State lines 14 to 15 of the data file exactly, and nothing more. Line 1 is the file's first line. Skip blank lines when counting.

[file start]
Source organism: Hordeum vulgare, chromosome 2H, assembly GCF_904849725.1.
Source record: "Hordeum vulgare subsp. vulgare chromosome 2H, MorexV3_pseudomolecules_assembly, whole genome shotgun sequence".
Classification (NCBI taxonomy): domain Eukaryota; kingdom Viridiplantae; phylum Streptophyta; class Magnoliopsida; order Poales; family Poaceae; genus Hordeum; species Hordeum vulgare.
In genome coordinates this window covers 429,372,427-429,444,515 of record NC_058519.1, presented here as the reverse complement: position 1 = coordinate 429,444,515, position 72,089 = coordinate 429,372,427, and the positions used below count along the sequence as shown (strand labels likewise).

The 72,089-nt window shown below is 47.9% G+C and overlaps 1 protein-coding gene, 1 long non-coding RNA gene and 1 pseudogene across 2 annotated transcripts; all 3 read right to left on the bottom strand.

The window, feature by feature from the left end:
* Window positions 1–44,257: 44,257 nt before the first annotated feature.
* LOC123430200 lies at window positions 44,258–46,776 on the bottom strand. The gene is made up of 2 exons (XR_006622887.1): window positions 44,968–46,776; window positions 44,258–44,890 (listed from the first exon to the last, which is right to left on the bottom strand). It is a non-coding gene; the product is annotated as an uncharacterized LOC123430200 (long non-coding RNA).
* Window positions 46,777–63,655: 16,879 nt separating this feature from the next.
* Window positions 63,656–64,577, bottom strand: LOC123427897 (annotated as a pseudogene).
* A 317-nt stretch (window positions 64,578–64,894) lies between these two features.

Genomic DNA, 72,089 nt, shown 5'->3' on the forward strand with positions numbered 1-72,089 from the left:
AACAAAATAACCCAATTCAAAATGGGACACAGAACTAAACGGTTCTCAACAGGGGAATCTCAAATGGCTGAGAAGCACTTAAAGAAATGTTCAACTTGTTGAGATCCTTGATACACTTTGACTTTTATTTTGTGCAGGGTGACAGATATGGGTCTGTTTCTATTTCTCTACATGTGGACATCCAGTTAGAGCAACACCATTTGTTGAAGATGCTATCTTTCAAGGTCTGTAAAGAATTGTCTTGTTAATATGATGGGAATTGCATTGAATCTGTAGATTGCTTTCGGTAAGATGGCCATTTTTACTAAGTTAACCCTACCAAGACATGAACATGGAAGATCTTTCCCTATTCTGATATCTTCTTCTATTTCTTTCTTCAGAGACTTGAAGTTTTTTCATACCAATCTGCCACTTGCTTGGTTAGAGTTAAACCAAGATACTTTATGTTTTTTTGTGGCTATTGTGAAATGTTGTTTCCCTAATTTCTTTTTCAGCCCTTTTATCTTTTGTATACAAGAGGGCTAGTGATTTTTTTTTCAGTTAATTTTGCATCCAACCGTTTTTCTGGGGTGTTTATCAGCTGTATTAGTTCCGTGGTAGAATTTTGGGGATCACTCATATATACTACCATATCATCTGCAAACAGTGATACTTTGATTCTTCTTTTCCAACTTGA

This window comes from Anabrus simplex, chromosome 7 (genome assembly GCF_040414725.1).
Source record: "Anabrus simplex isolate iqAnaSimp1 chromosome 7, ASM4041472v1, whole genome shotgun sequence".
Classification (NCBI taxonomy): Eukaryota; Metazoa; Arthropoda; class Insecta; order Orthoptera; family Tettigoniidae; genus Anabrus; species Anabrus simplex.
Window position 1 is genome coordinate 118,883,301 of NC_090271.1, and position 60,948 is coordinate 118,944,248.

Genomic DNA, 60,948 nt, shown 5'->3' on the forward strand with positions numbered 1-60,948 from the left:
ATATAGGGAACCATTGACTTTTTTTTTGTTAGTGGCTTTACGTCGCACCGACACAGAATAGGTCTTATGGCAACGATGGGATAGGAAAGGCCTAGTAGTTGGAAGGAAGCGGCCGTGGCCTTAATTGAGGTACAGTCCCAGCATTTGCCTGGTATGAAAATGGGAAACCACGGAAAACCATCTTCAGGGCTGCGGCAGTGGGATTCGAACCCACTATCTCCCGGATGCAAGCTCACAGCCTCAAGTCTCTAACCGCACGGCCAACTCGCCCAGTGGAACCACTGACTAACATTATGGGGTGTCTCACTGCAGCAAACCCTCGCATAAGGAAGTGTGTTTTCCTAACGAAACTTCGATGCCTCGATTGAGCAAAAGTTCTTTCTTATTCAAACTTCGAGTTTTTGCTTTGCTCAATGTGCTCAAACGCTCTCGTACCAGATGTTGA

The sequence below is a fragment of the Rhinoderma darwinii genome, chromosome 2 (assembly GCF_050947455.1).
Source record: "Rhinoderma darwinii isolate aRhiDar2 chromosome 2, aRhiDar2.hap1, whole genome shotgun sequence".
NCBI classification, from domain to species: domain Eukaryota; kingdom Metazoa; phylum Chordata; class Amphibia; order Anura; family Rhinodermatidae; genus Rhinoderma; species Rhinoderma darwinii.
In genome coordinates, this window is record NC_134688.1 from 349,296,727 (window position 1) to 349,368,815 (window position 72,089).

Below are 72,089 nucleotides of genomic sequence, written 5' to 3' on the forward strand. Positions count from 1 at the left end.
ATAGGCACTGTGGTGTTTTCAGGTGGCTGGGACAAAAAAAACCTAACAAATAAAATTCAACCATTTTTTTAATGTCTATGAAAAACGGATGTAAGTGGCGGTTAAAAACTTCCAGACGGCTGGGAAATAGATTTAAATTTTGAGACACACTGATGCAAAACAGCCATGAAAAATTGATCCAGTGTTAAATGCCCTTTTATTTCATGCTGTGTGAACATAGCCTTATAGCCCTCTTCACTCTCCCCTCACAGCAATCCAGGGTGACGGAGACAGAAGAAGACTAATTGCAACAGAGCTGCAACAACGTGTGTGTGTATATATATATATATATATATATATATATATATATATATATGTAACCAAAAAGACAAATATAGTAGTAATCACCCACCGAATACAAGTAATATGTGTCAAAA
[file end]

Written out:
This window comes from Anabrus simplex, chromosome 7 (genome assembly GCF_040414725.1).
Source record: "Anabrus simplex isolate iqAnaSimp1 chromosome 7, ASM4041472v1, whole genome shotgun sequence".